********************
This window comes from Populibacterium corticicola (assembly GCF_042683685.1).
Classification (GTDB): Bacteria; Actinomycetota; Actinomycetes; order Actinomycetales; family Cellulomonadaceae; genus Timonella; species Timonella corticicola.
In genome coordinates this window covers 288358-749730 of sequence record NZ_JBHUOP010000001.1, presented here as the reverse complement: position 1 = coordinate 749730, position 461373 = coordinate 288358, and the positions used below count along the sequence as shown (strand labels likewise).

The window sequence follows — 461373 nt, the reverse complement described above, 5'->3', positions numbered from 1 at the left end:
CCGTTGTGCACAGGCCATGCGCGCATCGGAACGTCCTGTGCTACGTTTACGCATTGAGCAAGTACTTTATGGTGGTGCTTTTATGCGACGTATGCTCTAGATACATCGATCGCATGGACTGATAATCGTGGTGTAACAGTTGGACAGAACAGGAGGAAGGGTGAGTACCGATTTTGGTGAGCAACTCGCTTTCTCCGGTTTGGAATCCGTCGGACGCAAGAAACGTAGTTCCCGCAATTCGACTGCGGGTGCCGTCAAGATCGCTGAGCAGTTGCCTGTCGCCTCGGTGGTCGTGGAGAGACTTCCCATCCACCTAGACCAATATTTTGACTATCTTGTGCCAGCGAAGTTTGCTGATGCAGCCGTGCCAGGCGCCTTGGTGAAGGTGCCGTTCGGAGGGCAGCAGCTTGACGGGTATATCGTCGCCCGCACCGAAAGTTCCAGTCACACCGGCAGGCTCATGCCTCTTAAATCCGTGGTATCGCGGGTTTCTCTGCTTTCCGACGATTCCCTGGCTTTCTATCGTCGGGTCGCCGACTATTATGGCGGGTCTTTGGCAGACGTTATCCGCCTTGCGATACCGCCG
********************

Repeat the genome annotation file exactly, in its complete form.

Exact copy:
This window comes from Populibacterium corticicola (assembly GCF_042683685.1).
Classification (GTDB): Bacteria; Actinomycetota; Actinomycetes; order Actinomycetales; family Cellulomonadaceae; genus Timonella; species Timonella corticicola.
In genome coordinates this window covers 288358-749730 of sequence record NZ_JBHUOP010000001.1, presented here as the reverse complement: position 1 = coordinate 749730, position 461373 = coordinate 288358, and the positions used below count along the sequence as shown (strand labels likewise).

The window sequence follows — 461373 nt, the reverse complement described above, 5'->3', positions numbered from 1 at the left end:
CCGTTGTGCACAGGCCATGCGCGCATCGGAACGTCCTGTGCTACGTTTACGCATTGAGCAAGTACTTTATGGTGGTGCTTTTATGCGACGTATGCTCTAGATACATCGATCGCATGGACTGATAATCGTGGTGTAACAGTTGGACAGAACAGGAGGAAGGGTGAGTACCGATTTTGGTGAGCAACTCGCTTTCTCCGGTTTGGAATCCGTCGGACGCAAGAAACGTAGTTCCCGCAATTCGACTGCGGGTGCCGTCAAGATCGCTGAGCAGTTGCCTGTCGCCTCGGTGGTCGTGGAGAGACTTCCCATCCACCTAGACCAATATTTTGACTATCTTGTGCCAGCGAAGTTTGCTGATGCAGCCGTGCCAGGCGCCTTGGTGAAGGTGCCGTTCGGAGGGCAGCAGCTTGACGGGTATATCGTCGCCCGCACCGAAAGTTCCAGTCACACCGGCAGGCTCATGCCTCTTAAATCCGTGGTATCGCGGGTTTCTCTGCTTTCCGACGATTCCCTGGCTTTCTATCGTCGGGTCGCCGACTATTATGGCGGGTCTTTGGCAGACGTTATCCGCCTTGCGATACCGCCG